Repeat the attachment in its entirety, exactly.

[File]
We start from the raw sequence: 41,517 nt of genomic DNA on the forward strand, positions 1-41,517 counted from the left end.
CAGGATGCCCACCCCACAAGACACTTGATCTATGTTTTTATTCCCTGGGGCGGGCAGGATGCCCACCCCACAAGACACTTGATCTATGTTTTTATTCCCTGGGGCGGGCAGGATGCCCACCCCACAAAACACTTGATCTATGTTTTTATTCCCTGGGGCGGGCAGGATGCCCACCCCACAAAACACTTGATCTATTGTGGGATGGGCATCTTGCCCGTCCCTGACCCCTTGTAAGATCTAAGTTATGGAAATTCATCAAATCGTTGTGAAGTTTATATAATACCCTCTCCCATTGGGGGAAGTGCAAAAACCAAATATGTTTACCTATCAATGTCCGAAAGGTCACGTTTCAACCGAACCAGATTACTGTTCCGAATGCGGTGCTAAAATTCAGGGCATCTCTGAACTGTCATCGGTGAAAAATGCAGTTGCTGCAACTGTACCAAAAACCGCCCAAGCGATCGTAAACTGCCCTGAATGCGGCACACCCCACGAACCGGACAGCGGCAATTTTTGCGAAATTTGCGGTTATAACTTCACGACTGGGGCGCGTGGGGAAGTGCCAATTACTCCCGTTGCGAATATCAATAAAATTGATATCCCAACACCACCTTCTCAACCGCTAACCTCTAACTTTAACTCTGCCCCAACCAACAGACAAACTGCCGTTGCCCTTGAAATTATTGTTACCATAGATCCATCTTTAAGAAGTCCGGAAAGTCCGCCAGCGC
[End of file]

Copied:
We start from the raw sequence: 41,517 nt of genomic DNA on the forward strand, positions 1-41,517 counted from the left end.
CAGGATGCCCACCCCACAAGACACTTGATCTATGTTTTTATTCCCTGGGGCGGGCAGGATGCCCACCCCACAAGACACTTGATCTATGTTTTTATTCCCTGGGGCGGGCAGGATGCCCACCCCACAAAACACTTGATCTATGTTTTTATTCCCTGGGGCGGGCAGGATGCCCACCCCACAAAACACTTGATCTATTGTGGGATGGGCATCTTGCCCGTCCCTGACCCCTTGTAAGATCTAAGTTATGGAAATTCATCAAATCGTTGTGAAGTTTATATAATACCCTCTCCCATTGGGGGAAGTGCAAAAACCAAATATGTTTACCTATCAATGTCCGAAAGGTCACGTTTCAACCGAACCAGATTACTGTTCCGAATGCGGTGCTAAAATTCAGGGCATCTCTGAACTGTCATCGGTGAAAAATGCAGTTGCTGCAACTGTACCAAAAACCGCCCAAGCGATCGTAAACTGCCCTGAATGCGGCACACCCCACGAACCGGACAGCGGCAATTTTTGCGAAATTTGCGGTTATAACTTCACGACTGGGGCGCGTGGGGAAGTGCCAATTACTCCCGTTGCGAATATCAATAAAATTGATATCCCAACACCACCTTCTCAACCGCTAACCTCTAACTTTAACTCTGCCCCAACCAACAGACAAACTGCCGTTGCCCTTGAAATTATTGTTACCATAGATCCATCTTTAAGAAGTCCGGAAAGTCCGCCAGCGC